• It's not that anybody straight out said we couldn't do it

Snow team rider Gabe Taylor dares to climb and ride Mt Ritter in a day.

He tells the story:

It's not that anybody straight out said we couldn't do it. It was the sound of total skepticism and look of complete doubt when I told them we were going to climb and ride Mt. Ritter in one day that made me think they might as well have. I've wanted to climb Ritter for years and have been enamored with the peak since I first saw it. It towers over the skyline of Mammoth and with its brother, Mt. Banner, to the north, and it's little kids the Minarets to the south makes up the iconic view we all see when the sunsets.

Imagine my surprise when six of my friends were down to get after it. We rode our snowmobiles down to Agnew Meadow early in the morning and began hiking at 4AM. 16 miles, 6,000 vertical feet, snow, dirt, ice, rocks, creeks, lakes, clouds, sun, blisters, aches and pains awaited us on our summit attempt. The veritable bible of backcountry skiing around the Sierra's states that, "A trip to Mt. Ritter usually involves at least 2 days…." I like big days and think they're cool but mostly I just hate sleeping in the cold, trying to sleep in your wet, sweaty gear and waiting for your boots to freeze does not entice me. So Ritter in a day was the plan.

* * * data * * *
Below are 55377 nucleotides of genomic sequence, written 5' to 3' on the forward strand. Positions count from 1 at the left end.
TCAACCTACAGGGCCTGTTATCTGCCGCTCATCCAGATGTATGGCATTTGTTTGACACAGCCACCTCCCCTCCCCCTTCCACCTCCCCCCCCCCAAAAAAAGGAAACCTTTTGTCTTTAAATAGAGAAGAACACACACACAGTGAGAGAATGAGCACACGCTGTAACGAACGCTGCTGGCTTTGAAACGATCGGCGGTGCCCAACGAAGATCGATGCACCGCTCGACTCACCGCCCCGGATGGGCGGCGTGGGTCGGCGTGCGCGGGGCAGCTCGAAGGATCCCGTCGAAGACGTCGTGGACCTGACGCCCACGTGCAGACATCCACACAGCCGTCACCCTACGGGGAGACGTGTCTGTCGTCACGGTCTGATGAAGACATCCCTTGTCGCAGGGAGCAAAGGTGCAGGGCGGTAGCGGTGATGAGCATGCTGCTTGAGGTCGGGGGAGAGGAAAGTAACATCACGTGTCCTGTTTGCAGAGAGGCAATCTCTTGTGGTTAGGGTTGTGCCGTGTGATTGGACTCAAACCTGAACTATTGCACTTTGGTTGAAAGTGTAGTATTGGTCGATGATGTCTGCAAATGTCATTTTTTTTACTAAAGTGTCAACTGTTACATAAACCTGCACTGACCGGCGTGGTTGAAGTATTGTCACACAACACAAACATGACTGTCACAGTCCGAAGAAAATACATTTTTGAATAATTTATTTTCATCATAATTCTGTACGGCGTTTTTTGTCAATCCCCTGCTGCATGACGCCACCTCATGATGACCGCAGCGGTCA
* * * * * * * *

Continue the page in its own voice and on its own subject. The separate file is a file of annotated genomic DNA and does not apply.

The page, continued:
After a few steps up the steep lower headwall it became clear things were about to get much more real.

Travel was super smooth under a cloudy sky all morning with firm, fast snow. We were standing at the lower benches of the mountain around 8:30AM. Other then the fact that summit was totally in clouds, we were in great spirits. There was even talk about making it to happy hour back in Mammoth.